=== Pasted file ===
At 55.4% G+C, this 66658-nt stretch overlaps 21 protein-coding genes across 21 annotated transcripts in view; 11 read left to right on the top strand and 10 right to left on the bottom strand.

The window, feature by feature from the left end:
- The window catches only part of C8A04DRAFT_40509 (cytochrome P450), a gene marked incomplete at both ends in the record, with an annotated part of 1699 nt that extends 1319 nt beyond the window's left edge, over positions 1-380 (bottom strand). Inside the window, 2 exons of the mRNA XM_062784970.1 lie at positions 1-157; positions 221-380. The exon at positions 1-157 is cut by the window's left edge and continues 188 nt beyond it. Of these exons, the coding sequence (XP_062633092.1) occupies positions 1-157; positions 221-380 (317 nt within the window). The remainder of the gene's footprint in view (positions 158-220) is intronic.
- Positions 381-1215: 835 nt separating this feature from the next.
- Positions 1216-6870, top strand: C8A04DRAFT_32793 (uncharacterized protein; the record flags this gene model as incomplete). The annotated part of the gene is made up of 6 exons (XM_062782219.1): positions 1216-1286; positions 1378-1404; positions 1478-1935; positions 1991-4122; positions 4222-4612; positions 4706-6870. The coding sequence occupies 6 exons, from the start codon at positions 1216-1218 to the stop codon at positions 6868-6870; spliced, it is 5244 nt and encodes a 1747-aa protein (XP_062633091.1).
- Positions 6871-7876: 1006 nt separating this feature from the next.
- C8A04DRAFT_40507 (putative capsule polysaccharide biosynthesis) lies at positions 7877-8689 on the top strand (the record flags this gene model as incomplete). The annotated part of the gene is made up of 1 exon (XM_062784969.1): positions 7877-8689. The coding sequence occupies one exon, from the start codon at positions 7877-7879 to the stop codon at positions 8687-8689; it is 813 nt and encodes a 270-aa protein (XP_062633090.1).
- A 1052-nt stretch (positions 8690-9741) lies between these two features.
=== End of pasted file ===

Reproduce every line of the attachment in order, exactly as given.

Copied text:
At 55.4% G+C, this 66658-nt stretch overlaps 21 protein-coding genes across 21 annotated transcripts in view; 11 read left to right on the top strand and 10 right to left on the bottom strand.

The window, feature by feature from the left end:
- The window catches only part of C8A04DRAFT_40509 (cytochrome P450), a gene marked incomplete at both ends in the record, with an annotated part of 1699 nt that extends 1319 nt beyond the window's left edge, over positions 1-380 (bottom strand). Inside the window, 2 exons of the mRNA XM_062784970.1 lie at positions 1-157; positions 221-380. The exon at positions 1-157 is cut by the window's left edge and continues 188 nt beyond it. Of these exons, the coding sequence (XP_062633092.1) occupies positions 1-157; positions 221-380 (317 nt within the window). The remainder of the gene's footprint in view (positions 158-220) is intronic.
- Positions 381-1215: 835 nt separating this feature from the next.
- Positions 1216-6870, top strand: C8A04DRAFT_32793 (uncharacterized protein; the record flags this gene model as incomplete). The annotated part of the gene is made up of 6 exons (XM_062782219.1): positions 1216-1286; positions 1378-1404; positions 1478-1935; positions 1991-4122; positions 4222-4612; positions 4706-6870. The coding sequence occupies 6 exons, from the start codon at positions 1216-1218 to the stop codon at positions 6868-6870; spliced, it is 5244 nt and encodes a 1747-aa protein (XP_062633091.1).
- Positions 6871-7876: 1006 nt separating this feature from the next.
- C8A04DRAFT_40507 (putative capsule polysaccharide biosynthesis) lies at positions 7877-8689 on the top strand (the record flags this gene model as incomplete). The annotated part of the gene is made up of 1 exon (XM_062784969.1): positions 7877-8689. The coding sequence occupies one exon, from the start codon at positions 7877-7879 to the stop codon at positions 8687-8689; it is 813 nt and encodes a 270-aa protein (XP_062633090.1).
- A 1052-nt stretch (positions 8690-9741) lies between these two features.